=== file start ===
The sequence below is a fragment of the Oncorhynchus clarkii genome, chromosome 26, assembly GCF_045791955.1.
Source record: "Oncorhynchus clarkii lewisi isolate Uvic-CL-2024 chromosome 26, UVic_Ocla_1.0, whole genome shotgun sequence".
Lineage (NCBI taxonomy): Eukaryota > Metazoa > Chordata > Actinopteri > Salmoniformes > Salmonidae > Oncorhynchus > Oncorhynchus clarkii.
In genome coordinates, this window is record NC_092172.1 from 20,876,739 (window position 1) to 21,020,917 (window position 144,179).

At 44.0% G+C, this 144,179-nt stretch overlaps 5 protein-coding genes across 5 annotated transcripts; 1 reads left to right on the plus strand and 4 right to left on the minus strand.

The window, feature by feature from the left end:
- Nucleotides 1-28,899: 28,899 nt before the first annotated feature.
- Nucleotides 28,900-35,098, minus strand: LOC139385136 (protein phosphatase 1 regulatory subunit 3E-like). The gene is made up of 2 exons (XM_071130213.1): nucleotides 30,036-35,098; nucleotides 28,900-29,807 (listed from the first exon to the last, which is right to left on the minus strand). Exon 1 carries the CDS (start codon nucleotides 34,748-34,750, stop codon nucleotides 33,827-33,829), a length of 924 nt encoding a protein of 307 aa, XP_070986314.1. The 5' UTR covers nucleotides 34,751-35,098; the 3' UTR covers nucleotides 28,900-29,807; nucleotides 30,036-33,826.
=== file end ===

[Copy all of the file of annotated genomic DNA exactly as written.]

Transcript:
The sequence below is a fragment of the Oncorhynchus clarkii genome, chromosome 26, assembly GCF_045791955.1.
Source record: "Oncorhynchus clarkii lewisi isolate Uvic-CL-2024 chromosome 26, UVic_Ocla_1.0, whole genome shotgun sequence".
Lineage (NCBI taxonomy): Eukaryota > Metazoa > Chordata > Actinopteri > Salmoniformes > Salmonidae > Oncorhynchus > Oncorhynchus clarkii.
In genome coordinates, this window is record NC_092172.1 from 20,876,739 (window position 1) to 21,020,917 (window position 144,179).

At 44.0% G+C, this 144,179-nt stretch overlaps 5 protein-coding genes across 5 annotated transcripts; 1 reads left to right on the plus strand and 4 right to left on the minus strand.

The window, feature by feature from the left end:
- Nucleotides 1-28,899: 28,899 nt before the first annotated feature.
- Nucleotides 28,900-35,098, minus strand: LOC139385136 (protein phosphatase 1 regulatory subunit 3E-like). The gene is made up of 2 exons (XM_071130213.1): nucleotides 30,036-35,098; nucleotides 28,900-29,807 (listed from the first exon to the last, which is right to left on the minus strand). Exon 1 carries the CDS (start codon nucleotides 34,748-34,750, stop codon nucleotides 33,827-33,829), a length of 924 nt encoding a protein of 307 aa, XP_070986314.1. The 5' UTR covers nucleotides 34,751-35,098; the 3' UTR covers nucleotides 28,900-29,807; nucleotides 30,036-33,826.